fyi I'm running out of What Ifs, but am hoping for 4 more to lead up to the movie's release.  If you have any suggestions, I welcome them!

Thursday, July 7, 2011

Gender Inequity in Harry Potter

I love the stories JK Rowling tells, but men, particularly dads, get the shaft in this series.  Compare what Harry gets from his dad versus his mom.  His dad gives him his hair, the Invisibility Cloak, his flying/Quidditch abilities, a godfather (although I think Sirius would have supported the Order and Harry anyway - heck Sirius might have lived without that connection), Snape's hatred.  Even James' death doesn't do anything for Harry.

But Lily, the incomparable Lily, loved by all, gives him his eyes, the cure to Avada Kedavra, a family whose home protects him, a knack for Potions (the only time he does one with Snape or Snape's book, he gets an Exceeds Expectations), Slughorn's sympathy and memory, Snape's reluctant but necessary protection - this is good stuff.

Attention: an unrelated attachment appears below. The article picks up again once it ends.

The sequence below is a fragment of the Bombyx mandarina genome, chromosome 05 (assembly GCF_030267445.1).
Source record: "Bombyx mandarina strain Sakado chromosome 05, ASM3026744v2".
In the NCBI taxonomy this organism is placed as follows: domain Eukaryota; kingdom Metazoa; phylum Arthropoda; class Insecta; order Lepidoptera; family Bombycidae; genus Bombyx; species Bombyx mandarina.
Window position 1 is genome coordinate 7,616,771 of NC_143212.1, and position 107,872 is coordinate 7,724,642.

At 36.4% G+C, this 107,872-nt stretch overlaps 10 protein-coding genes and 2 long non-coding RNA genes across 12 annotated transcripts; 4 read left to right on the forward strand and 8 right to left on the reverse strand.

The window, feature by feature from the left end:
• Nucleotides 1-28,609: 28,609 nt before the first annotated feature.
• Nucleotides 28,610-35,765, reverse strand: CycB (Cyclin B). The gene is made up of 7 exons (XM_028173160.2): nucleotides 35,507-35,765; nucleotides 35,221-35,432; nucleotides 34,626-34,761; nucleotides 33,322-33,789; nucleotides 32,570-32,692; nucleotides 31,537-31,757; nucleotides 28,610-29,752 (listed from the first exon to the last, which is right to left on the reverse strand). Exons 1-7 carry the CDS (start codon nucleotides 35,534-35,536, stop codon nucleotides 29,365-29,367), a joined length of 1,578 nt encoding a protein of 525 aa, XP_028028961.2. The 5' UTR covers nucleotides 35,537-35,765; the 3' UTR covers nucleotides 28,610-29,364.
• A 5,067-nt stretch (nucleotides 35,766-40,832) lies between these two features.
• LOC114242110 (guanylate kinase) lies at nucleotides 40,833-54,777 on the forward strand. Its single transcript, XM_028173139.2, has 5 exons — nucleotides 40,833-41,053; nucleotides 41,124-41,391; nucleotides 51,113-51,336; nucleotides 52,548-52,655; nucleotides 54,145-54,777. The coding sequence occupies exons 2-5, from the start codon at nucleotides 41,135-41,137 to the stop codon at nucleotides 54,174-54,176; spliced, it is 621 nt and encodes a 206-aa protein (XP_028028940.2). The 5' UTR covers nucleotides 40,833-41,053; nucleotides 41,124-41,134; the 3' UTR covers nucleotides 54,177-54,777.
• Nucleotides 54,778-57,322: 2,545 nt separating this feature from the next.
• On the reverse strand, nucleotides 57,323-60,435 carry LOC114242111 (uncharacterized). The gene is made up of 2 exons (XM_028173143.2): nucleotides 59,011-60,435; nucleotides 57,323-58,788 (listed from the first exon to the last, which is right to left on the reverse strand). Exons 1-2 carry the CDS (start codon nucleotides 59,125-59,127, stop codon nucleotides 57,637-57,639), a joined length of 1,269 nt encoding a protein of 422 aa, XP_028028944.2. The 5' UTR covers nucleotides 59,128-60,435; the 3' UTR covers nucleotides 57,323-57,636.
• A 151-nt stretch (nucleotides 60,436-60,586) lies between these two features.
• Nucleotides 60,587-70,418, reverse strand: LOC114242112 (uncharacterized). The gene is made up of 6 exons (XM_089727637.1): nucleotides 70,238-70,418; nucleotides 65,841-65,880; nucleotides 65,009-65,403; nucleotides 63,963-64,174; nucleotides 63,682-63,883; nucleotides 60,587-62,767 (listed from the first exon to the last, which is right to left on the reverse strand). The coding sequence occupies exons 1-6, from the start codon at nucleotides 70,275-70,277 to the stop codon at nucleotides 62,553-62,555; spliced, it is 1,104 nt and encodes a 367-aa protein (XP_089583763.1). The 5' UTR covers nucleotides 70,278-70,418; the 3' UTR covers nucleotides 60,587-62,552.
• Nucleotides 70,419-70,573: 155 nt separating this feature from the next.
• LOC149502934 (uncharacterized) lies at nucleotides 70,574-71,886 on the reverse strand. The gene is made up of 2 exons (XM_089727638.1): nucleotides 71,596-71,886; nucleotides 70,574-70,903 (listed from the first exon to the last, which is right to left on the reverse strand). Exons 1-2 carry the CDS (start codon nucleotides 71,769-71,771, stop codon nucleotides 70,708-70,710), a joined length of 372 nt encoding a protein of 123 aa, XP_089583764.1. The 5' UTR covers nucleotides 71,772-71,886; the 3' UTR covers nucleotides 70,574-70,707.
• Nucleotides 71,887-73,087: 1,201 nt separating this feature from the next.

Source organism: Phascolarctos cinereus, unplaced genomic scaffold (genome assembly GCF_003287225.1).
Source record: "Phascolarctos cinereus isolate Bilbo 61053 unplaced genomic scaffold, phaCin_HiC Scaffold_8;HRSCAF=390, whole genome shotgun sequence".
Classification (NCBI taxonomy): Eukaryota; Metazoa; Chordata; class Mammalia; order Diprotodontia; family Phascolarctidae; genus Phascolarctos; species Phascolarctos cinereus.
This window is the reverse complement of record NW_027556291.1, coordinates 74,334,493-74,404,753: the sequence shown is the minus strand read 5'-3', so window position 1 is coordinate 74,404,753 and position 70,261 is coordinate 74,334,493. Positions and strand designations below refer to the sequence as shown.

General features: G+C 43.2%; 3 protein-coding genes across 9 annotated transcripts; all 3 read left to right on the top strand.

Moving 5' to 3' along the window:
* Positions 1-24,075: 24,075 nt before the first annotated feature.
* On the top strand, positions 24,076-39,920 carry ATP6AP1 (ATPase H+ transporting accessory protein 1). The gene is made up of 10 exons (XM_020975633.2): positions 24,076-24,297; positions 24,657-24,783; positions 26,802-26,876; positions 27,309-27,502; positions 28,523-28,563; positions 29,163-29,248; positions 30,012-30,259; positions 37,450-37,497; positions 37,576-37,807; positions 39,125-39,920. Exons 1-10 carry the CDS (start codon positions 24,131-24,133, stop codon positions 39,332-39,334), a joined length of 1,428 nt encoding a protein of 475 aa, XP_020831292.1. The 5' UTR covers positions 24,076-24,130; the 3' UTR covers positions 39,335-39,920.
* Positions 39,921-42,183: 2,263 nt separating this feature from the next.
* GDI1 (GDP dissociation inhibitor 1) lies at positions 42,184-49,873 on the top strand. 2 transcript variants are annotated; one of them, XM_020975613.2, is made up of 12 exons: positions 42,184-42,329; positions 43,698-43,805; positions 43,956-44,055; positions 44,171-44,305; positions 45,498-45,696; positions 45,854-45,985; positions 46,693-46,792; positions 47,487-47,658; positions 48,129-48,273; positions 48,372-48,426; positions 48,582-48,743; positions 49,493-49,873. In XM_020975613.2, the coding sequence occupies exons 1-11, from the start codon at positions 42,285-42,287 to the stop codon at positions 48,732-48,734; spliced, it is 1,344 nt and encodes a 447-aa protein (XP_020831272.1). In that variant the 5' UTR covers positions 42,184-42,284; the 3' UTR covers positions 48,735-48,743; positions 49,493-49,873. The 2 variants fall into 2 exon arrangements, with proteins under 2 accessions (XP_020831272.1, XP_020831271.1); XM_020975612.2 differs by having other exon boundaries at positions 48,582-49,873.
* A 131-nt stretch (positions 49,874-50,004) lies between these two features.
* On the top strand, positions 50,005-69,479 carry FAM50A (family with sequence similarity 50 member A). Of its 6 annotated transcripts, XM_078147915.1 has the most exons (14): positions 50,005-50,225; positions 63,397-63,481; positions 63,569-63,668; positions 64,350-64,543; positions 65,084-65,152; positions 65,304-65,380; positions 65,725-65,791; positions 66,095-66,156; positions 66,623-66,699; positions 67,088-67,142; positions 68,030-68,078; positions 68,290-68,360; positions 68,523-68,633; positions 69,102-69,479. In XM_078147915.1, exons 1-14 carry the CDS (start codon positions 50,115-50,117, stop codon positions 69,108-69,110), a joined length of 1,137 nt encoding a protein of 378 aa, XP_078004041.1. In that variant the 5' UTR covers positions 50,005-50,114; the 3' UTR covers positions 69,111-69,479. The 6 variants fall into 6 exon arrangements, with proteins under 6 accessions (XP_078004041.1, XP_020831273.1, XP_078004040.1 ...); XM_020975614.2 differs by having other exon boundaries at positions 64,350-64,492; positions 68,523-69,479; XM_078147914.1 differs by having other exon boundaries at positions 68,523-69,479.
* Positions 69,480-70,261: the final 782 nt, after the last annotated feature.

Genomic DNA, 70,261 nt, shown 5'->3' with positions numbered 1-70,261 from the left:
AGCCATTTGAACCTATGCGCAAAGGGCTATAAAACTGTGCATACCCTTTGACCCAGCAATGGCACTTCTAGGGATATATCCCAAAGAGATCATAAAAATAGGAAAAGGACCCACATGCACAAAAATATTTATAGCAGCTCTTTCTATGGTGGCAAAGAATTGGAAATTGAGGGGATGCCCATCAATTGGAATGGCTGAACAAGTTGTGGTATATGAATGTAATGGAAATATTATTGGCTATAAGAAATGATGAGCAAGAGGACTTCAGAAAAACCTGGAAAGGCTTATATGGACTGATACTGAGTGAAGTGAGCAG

Note also that Voldemort gets the heritage he prizes from his mother, and hates his father right down to his name.  And Hermione is right pretty much 100% of the time (Half-Blood Prince is the only exception, and even that's kinda iffy).  I'm not exactly boycotting the series because of this, but I wanted to point it out.


What If Harry ever told Dumbledore what was going on?  Ya know, trust the guy who's made all these arrangements and proves his concern for Harry over and over?  Depends on when it happens: